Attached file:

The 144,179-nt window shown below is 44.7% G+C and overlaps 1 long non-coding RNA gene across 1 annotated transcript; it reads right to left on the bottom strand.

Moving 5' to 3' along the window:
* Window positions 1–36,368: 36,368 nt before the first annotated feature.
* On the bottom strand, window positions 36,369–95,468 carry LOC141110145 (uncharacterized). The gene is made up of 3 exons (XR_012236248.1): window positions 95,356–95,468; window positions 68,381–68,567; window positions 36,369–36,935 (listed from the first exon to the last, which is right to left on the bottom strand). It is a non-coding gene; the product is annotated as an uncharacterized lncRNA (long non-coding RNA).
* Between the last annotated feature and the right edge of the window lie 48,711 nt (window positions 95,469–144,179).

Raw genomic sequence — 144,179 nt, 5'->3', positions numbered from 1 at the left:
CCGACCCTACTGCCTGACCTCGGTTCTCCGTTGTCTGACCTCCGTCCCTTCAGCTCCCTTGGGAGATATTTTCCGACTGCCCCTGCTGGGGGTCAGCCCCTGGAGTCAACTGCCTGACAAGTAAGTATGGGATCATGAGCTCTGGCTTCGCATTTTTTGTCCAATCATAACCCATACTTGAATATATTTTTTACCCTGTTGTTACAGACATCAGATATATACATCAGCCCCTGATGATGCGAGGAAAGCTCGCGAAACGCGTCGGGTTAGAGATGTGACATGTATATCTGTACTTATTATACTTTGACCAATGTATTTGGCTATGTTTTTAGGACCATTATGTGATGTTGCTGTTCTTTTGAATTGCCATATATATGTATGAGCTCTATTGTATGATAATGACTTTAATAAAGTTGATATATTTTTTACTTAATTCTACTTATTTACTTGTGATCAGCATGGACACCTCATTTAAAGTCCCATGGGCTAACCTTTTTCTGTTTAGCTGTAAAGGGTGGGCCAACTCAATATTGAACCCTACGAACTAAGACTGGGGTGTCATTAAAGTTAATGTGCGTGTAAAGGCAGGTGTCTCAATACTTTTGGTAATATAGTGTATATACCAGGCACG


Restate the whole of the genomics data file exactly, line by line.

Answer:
The 144,179-nt window shown below is 44.7% G+C and overlaps 1 long non-coding RNA gene across 1 annotated transcript; it reads right to left on the bottom strand.

Moving 5' to 3' along the window:
* Window positions 1–36,368: 36,368 nt before the first annotated feature.
* On the bottom strand, window positions 36,369–95,468 carry LOC141110145 (uncharacterized). The gene is made up of 3 exons (XR_012236248.1): window positions 95,356–95,468; window positions 68,381–68,567; window positions 36,369–36,935 (listed from the first exon to the last, which is right to left on the bottom strand). It is a non-coding gene; the product is annotated as an uncharacterized lncRNA (long non-coding RNA).
* Between the last annotated feature and the right edge of the window lie 48,711 nt (window positions 95,469–144,179).

Raw genomic sequence — 144,179 nt, 5'->3', positions numbered from 1 at the left:
CCGACCCTACTGCCTGACCTCGGTTCTCCGTTGTCTGACCTCCGTCCCTTCAGCTCCCTTGGGAGATATTTTCCGACTGCCCCTGCTGGGGGTCAGCCCCTGGAGTCAACTGCCTGACAAGTAAGTATGGGATCATGAGCTCTGGCTTCGCATTTTTTGTCCAATCATAACCCATACTTGAATATATTTTTTACCCTGTTGTTACAGACATCAGATATATACATCAGCCCCTGATGATGCGAGGAAAGCTCGCGAAACGCGTCGGGTTAGAGATGTGACATGTATATCTGTACTTATTATACTTTGACCAATGTATTTGGCTATGTTTTTAGGACCATTATGTGATGTTGCTGTTCTTTTGAATTGCCATATATATGTATGAGCTCTATTGTATGATAATGACTTTAATAAAGTTGATATATTTTTTACTTAATTCTACTTATTTACTTGTGATCAGCATGGACACCTCATTTAAAGTCCCATGGGCTAACCTTTTTCTGTTTAGCTGTAAAGGGTGGGCCAACTCAATATTGAACCCTACGAACTAAGACTGGGGTGTCATTAAAGTTAATGTGCGTGTAAAGGCAGGTGTCTCAATACTTTTGGTAATATAGTGTATATACCAGGCACG